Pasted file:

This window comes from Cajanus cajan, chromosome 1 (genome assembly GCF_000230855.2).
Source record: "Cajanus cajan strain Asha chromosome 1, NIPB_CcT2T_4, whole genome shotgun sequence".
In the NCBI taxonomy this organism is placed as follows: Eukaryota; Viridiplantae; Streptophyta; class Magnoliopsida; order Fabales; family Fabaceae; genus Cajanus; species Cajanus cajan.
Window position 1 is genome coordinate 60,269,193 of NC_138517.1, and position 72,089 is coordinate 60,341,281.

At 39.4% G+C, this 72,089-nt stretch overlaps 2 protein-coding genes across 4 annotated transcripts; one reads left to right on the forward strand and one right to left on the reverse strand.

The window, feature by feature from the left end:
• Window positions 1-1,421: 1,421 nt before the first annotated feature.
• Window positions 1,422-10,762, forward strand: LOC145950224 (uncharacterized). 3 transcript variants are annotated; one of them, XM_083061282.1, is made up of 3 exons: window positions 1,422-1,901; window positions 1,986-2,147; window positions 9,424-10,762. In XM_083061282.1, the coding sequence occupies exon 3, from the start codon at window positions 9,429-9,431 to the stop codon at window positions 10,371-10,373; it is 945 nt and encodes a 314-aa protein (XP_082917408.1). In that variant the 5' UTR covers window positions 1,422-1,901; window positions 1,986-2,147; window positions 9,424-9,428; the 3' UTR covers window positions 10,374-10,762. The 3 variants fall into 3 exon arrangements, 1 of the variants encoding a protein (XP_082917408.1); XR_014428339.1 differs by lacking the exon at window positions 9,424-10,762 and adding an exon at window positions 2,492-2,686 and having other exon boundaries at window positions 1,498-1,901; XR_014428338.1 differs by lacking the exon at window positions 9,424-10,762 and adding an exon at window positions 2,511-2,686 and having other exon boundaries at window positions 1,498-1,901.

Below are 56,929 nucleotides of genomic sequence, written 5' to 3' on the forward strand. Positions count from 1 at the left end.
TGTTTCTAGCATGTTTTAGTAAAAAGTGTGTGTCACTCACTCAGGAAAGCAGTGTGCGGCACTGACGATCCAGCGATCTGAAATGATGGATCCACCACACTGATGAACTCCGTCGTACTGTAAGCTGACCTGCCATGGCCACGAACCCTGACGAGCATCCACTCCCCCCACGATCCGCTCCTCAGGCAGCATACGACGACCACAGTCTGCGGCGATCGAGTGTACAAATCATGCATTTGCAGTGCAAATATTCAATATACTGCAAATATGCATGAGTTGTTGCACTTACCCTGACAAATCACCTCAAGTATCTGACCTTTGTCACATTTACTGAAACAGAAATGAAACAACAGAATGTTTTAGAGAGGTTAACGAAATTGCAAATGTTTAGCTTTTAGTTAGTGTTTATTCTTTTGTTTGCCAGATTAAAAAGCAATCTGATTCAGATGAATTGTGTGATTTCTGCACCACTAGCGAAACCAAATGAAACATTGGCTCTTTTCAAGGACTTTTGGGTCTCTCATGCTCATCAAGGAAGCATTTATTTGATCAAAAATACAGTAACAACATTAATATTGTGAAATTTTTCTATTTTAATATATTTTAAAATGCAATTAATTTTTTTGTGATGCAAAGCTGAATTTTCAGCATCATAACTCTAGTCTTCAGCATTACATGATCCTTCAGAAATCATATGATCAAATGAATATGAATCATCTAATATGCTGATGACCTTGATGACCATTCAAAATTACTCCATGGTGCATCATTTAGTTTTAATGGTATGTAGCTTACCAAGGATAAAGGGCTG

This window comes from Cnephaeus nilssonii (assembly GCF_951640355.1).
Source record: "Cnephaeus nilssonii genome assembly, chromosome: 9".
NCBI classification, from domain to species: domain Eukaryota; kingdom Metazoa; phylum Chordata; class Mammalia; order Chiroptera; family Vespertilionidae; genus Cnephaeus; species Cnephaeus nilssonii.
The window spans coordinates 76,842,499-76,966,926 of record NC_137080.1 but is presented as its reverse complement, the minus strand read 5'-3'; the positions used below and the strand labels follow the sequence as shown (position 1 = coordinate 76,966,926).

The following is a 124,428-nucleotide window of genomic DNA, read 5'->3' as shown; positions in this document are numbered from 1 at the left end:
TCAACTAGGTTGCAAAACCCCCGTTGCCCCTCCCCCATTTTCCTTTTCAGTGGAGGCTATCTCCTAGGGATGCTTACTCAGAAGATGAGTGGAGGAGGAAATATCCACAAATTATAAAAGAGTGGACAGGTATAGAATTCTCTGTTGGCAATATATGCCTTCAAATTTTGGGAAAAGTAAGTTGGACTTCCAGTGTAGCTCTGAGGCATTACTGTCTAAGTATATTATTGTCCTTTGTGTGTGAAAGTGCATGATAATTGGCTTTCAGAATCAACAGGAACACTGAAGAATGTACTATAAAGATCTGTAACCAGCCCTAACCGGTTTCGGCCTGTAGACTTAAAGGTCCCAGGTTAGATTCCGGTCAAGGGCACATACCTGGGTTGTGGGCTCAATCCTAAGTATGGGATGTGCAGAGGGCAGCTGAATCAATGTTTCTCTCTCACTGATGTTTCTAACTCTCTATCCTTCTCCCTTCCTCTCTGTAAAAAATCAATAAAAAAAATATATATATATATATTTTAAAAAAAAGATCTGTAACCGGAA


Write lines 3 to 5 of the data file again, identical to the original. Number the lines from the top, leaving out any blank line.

In the NCBI taxonomy this organism is placed as follows: Eukaryota; Viridiplantae; Streptophyta; class Magnoliopsida; order Fabales; family Fabaceae; genus Cajanus; species Cajanus cajan.
Window position 1 is genome coordinate 60,269,193 of NC_138517.1, and position 72,089 is coordinate 60,341,281.

At 39.4% G+C, this 72,089-nt stretch overlaps 2 protein-coding genes across 4 annotated transcripts; one reads left to right on the forward strand and one right to left on the reverse strand.